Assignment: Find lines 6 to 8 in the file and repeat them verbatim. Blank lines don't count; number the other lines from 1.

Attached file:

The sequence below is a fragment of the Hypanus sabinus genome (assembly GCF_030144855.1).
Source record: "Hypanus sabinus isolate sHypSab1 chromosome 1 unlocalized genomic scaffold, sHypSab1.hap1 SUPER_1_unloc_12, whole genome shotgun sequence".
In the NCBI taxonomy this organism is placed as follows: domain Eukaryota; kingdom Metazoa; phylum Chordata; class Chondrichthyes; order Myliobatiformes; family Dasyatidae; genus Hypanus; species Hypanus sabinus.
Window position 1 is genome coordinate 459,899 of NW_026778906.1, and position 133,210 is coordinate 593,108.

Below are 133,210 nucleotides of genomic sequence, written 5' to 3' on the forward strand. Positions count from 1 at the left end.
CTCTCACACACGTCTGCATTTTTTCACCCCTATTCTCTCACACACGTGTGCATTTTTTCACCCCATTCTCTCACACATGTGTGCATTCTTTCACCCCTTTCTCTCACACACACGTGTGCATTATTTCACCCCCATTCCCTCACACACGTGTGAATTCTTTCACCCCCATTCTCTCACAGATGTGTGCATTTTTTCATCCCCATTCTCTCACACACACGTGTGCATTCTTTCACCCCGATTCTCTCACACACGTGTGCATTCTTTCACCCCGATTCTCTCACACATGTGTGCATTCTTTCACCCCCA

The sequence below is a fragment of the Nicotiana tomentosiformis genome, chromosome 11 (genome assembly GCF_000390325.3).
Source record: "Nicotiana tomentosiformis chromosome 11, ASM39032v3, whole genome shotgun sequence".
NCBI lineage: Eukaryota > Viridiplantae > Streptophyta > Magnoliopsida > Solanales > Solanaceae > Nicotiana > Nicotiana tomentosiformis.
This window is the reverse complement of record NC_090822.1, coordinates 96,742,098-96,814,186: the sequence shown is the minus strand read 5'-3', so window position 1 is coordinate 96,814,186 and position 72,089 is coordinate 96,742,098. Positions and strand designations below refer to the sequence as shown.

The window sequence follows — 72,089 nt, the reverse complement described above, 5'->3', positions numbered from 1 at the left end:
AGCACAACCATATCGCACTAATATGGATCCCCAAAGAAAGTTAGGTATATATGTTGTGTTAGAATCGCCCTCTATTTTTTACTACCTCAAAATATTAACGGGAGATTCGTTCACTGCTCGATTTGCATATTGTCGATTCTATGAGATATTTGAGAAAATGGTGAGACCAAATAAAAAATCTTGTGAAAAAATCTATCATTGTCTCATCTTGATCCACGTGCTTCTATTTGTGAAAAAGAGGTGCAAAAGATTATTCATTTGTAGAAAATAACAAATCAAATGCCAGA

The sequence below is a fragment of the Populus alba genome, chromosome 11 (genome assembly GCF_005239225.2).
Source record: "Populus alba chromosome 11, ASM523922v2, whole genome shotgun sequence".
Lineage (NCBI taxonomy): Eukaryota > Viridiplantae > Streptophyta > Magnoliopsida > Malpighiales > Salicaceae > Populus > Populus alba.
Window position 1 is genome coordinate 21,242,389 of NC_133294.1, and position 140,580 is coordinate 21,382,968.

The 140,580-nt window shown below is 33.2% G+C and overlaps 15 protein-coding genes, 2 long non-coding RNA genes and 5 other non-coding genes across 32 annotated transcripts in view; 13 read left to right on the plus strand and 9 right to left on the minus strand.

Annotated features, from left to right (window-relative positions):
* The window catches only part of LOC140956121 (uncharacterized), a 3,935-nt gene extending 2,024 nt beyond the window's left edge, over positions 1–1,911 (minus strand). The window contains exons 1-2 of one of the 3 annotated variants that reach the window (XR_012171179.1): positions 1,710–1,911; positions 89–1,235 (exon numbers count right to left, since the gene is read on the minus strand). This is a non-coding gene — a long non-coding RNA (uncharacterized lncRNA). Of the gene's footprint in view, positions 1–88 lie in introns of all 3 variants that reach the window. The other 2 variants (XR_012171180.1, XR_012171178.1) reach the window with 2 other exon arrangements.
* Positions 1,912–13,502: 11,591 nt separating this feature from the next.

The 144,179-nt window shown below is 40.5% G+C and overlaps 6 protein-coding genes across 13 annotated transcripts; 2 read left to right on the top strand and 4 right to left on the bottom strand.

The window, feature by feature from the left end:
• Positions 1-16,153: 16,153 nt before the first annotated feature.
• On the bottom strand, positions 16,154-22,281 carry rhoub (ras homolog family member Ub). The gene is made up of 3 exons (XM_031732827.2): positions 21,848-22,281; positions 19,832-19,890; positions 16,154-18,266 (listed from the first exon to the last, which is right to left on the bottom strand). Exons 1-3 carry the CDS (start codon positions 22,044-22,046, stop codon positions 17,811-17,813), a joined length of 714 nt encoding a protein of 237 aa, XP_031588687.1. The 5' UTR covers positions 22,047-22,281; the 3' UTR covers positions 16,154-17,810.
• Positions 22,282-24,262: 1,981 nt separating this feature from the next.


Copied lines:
CTCTCACACACGTCTGCATTTTTTCACCCCTATTCTCTCACACACGTGTGCATTTTTTCACCCCATTCTCTCACACATGTGTGCATTCTTTCACCCCTTTCTCTCACACACACGTGTGCATTATTTCACCCCCATTCCCTCACACACGTGTGAATTCTTTCACCCCCATTCTCTCACAGATGTGTGCATTTTTTCATCCCCATTCTCTCACACACACGTGTGCATTCTTTCACCCCGATTCTCTCACACACGTGTGCATTCTTTCACCCCGATTCTCTCACACATGTGTGCATTCTTTCACCCCCA

The sequence below is a fragment of the Nicotiana tomentosiformis genome, chromosome 11 (genome assembly GCF_000390325.3).
Source record: "Nicotiana tomentosiformis chromosome 11, ASM39032v3, whole genome shotgun sequence".